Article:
Nancy Solomon: This is The Takeaway. I'm Nancy Solomon in for Tanzina. Last week, Secretary of the Interior Deb Haaland announced the creation of a new unit tasked with coordinating between federal agencies on cases involving missing and murdered Indigenous women. According to the Urban Indian Health Institute, while there were nearly 6000 Indigenous women and girls reported missing in 2016, the Department of Justice only included 116 of those cases in their federal missing persons database.
The failure of law enforcement to pursue many of these cases is an issue Secretary Haaland has been outspoken on throughout her career. Here she is at a house subcommittee hearing in 2019.
Deb Haaland: The silent crisis of missing and murdered Indigenous women has been my top priority since long before being sworn into Congress, and I'm appreciative that I'm here today to hear your testimony to help find solutions to this long-overdue issue in Indian country.
Nancy Solomon: But the new unit created by Secretary Haaland is not the first time the federal government has taken steps to address the issue of missing and murdered Indigenous women and girls. Here with me now is Sarah Deer, a professor at the University of Kansas who focuses on the intersection of federal Indian law and victim's rights. She's also a citizen of the Muscogee Creek Nation. Sarah, thanks so much for being here.
Sarah Deer: Thanks for having me.
Nancy Solomon: What do you think of Secretary Haaland's announcement about the new unit?
Sarah Deer: As somebody who focuses on violence against native women, of course, I'm thrilled to see any effort to take this issue at the very top level. I think that because of her leadership, there's a chance we could really see some changes on the ground.
Nancy Solomon: How important is interagency communication when it comes to issues involving Indian country in particular?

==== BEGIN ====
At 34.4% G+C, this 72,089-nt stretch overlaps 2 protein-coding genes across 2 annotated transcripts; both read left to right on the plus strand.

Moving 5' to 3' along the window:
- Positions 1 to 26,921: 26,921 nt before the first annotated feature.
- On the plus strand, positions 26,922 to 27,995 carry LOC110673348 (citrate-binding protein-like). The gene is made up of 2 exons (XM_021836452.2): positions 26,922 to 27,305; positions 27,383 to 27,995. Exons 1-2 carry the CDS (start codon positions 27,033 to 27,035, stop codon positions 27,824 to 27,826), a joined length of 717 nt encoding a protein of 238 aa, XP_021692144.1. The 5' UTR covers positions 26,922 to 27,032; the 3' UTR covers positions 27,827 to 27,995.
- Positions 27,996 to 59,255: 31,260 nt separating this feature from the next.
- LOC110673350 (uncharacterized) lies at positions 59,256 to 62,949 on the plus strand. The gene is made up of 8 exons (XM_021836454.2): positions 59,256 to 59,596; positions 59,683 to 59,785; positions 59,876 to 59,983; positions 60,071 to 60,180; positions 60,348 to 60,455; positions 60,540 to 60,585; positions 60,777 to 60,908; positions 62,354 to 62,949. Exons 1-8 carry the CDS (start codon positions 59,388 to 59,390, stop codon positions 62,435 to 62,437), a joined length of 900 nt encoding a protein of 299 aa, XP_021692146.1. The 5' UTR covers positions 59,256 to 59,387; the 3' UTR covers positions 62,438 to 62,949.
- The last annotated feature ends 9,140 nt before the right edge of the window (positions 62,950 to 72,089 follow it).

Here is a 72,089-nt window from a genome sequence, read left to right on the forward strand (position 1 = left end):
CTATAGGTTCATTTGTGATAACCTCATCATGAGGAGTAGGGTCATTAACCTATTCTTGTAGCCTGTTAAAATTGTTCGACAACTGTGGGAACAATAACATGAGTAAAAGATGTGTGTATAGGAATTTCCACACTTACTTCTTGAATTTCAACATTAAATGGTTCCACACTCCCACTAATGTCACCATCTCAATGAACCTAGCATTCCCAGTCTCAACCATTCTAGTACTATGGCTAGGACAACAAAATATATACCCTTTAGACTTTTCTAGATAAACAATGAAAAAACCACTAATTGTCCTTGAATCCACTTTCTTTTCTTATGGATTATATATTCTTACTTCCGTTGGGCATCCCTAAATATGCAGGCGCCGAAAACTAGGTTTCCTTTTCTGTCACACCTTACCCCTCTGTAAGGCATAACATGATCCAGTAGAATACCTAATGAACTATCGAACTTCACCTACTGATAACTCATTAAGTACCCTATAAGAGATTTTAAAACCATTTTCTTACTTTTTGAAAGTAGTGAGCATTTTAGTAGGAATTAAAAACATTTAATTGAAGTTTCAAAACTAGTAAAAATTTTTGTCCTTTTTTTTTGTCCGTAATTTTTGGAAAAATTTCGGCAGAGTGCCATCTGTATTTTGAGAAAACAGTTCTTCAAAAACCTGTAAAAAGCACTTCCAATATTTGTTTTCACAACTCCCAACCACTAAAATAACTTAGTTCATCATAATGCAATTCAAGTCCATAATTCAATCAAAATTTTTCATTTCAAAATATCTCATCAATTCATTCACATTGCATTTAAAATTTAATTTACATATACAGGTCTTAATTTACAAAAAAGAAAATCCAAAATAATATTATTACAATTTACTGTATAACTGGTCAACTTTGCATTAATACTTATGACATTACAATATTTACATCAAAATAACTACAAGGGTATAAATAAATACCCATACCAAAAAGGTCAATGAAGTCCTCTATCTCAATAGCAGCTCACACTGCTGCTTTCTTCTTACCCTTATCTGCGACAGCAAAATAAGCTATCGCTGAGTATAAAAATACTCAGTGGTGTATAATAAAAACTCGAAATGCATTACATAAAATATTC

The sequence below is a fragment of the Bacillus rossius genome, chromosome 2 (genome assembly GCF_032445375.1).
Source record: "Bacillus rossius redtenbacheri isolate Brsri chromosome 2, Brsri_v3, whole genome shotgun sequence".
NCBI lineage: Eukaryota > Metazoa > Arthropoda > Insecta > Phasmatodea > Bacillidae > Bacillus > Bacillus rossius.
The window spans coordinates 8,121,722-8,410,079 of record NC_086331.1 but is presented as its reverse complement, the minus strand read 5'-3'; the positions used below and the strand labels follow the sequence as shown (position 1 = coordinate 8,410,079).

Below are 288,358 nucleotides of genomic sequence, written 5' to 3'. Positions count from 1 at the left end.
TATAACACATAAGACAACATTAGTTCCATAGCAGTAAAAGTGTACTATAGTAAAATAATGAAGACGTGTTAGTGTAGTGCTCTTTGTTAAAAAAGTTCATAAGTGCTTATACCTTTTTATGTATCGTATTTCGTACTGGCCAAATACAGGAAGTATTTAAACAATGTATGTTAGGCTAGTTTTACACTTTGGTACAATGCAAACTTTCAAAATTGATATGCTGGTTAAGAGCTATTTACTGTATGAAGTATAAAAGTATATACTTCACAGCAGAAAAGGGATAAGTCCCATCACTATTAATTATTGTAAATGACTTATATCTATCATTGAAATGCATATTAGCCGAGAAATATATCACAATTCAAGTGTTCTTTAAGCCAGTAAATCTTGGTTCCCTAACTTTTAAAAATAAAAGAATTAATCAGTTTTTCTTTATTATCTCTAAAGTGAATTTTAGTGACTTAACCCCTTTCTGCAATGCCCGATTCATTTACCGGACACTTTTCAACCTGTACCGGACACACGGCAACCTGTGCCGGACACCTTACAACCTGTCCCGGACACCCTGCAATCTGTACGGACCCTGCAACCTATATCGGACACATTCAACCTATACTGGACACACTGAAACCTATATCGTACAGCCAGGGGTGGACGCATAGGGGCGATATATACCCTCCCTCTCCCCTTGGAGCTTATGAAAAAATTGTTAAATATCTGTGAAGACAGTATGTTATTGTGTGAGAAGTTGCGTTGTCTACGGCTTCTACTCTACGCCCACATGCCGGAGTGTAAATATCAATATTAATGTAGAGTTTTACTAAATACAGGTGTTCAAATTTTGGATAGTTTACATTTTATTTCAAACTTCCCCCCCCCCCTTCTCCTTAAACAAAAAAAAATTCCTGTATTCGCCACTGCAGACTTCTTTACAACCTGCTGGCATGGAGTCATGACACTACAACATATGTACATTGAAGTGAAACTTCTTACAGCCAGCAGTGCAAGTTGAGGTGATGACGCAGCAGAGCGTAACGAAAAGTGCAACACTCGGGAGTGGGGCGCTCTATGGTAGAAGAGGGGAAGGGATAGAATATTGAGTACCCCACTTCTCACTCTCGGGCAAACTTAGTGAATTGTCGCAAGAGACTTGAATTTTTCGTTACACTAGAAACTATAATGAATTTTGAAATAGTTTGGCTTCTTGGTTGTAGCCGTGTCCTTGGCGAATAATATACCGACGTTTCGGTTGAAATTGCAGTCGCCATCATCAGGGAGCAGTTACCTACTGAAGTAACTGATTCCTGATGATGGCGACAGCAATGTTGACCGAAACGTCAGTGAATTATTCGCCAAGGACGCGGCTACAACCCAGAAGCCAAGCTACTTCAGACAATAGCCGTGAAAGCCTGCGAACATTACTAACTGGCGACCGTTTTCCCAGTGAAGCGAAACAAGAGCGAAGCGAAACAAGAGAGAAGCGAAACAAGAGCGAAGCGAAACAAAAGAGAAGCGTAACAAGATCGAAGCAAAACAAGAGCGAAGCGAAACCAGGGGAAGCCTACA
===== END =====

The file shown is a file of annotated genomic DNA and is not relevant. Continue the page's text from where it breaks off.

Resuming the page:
Sarah Deer: One of the biggest challenges I talked about, and this is general, it's not just specific to crime, but tribal nations have to contend with three several federal agencies to meet the needs that the various tribes have. On the one hand, you have the Department of Interior, of course, we have the Department of Justice, and then we also have the Health and Human Services Department, which provides health care to native people. The problem has been that while all three agencies certainly have the best of intentions, sometimes they enact very different policies. That makes it very difficult for tribal nations to know how to navigate three separate federal agencies on a day-to-day basis.
Nancy Solomon: There was a Department of Justice Task Force created under former President Trump to look into this issue. How much did that task force accomplish, in your opinion?
Sarah Deer: I think the challenge with Trump's effort was that he issued essentially executive orders to create task forces to do research on the issue. We've had a lot of research on this issue, we can always use more, but President Trump's version of this effort didn't come with any money, and it was largely a volunteer effort, limited to one year. We need a lot more boots on the ground in terms of solving this problem long term.
Nancy Solomon: What are some of the main gaps that do exist when trying to get these law enforcement agencies to properly investigate these cases.
Sarah Deer: What we hear from families sometimes is that they report a loved one missing, and a law enforcement officer comes to take a report and finds out that she's suffered with addiction issues, she's recently lost custody of her child, and so they oftentimes don't fully investigate those. We also have challenges with cold cases, unsolved murders, and we don't necessarily have people on the ground who are actively investigating those cold cases.